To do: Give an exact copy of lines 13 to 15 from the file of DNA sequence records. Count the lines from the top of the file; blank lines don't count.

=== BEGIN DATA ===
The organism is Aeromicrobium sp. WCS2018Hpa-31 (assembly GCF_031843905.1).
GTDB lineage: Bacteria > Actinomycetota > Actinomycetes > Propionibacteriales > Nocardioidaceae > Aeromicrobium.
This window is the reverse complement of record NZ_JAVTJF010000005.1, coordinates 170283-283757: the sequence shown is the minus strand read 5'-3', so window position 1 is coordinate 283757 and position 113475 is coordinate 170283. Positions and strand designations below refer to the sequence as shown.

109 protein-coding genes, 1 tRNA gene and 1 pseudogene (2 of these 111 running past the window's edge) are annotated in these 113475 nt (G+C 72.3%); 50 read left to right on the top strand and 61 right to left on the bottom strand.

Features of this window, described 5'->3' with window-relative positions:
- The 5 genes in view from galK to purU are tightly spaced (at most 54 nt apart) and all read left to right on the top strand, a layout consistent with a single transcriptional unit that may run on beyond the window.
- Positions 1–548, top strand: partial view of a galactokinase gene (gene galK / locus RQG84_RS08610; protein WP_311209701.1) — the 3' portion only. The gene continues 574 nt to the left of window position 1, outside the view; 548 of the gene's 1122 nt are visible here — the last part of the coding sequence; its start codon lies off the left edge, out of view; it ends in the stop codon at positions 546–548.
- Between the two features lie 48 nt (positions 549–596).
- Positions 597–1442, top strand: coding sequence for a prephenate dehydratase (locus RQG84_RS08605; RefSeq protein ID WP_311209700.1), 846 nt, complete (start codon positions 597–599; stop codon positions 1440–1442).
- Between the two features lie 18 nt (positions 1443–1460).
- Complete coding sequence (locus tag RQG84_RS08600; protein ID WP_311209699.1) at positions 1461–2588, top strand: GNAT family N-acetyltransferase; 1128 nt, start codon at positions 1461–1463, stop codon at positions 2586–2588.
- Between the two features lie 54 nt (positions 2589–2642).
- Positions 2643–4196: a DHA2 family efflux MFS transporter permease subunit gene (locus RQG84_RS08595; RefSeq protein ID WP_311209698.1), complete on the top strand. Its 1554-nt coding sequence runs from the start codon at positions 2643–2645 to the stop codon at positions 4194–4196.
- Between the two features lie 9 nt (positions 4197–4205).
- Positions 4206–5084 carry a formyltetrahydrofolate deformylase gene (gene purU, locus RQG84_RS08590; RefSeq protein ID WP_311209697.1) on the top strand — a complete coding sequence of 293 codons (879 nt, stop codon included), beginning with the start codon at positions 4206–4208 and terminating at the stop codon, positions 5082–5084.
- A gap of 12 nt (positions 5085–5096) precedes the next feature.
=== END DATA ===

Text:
- Positions 2643–4196: a DHA2 family efflux MFS transporter permease subunit gene (locus RQG84_RS08595; RefSeq protein ID WP_311209698.1), complete on the top strand. Its 1554-nt coding sequence runs from the start codon at positions 2643–2645 to the stop codon at positions 4194–4196.
- Between the two features lie 9 nt (positions 4197–4205).
- Positions 4206–5084 carry a formyltetrahydrofolate deformylase gene (gene purU, locus RQG84_RS08590; RefSeq protein ID WP_311209697.1) on the top strand — a complete coding sequence of 293 codons (879 nt, stop codon included), beginning with the start codon at positions 4206–4208 and terminating at the stop codon, positions 5082–5084.